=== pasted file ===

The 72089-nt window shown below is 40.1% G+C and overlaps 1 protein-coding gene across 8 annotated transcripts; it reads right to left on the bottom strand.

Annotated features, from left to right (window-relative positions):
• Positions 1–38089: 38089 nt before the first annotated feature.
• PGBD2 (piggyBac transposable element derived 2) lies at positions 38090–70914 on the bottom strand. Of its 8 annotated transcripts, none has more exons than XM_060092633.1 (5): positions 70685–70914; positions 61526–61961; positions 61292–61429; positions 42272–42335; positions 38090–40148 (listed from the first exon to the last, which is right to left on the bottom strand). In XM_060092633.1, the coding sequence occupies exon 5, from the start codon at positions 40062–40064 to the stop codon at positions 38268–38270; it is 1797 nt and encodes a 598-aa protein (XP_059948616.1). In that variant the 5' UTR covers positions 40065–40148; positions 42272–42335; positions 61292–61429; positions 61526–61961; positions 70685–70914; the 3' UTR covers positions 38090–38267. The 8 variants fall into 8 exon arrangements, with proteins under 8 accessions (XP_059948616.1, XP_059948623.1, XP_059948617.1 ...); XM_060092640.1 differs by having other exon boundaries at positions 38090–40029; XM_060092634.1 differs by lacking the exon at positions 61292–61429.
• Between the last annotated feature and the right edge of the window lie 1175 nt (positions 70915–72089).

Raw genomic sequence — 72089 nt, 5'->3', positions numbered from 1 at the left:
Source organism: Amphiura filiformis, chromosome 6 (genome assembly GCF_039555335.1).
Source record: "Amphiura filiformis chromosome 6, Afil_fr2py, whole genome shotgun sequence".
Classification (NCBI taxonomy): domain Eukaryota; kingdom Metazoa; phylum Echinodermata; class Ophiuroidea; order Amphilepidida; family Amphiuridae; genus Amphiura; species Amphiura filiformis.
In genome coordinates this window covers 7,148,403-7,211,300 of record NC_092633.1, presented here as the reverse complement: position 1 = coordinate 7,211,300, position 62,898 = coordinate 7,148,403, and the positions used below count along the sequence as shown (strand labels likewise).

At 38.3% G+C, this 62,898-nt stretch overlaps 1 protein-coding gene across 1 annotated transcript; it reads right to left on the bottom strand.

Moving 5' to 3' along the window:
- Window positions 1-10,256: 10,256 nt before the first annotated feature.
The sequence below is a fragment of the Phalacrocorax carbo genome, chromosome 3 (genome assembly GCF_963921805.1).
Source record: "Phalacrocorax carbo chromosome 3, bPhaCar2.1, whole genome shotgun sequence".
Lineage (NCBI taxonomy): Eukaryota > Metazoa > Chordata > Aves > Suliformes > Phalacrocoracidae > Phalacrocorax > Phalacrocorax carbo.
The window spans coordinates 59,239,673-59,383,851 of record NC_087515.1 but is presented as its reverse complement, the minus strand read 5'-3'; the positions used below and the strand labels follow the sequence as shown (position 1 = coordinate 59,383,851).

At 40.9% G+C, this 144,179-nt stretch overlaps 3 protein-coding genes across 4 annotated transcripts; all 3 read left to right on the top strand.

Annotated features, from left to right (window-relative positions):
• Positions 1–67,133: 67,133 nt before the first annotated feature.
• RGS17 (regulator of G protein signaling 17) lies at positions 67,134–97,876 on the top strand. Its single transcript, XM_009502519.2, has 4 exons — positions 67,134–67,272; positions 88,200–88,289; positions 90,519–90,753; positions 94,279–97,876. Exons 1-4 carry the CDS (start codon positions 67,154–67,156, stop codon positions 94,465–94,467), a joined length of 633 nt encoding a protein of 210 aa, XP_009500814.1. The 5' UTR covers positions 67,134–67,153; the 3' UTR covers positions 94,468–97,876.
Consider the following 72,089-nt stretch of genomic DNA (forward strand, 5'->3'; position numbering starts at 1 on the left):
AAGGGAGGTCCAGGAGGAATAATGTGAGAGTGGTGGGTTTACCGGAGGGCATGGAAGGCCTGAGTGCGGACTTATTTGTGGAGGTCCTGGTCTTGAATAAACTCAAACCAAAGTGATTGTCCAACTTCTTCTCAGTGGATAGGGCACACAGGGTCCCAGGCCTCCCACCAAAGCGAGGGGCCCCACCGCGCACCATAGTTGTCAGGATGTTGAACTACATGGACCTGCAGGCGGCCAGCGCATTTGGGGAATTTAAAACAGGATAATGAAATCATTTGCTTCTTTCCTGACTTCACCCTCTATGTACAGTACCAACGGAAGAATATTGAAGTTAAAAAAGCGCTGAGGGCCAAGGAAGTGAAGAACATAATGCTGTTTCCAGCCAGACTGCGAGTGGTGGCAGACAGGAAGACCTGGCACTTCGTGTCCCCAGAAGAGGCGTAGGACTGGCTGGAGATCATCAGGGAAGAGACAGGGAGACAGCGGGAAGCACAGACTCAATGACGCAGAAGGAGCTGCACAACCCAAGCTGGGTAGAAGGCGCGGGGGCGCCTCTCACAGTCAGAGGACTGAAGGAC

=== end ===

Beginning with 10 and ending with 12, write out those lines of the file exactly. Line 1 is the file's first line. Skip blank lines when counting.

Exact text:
In genome coordinates this window covers 7,148,403-7,211,300 of record NC_092633.1, presented here as the reverse complement: position 1 = coordinate 7,211,300, position 62,898 = coordinate 7,148,403, and the positions used below count along the sequence as shown (strand labels likewise).

At 38.3% G+C, this 62,898-nt stretch overlaps 1 protein-coding gene across 1 annotated transcript; it reads right to left on the bottom strand.

Moving 5' to 3' along the window: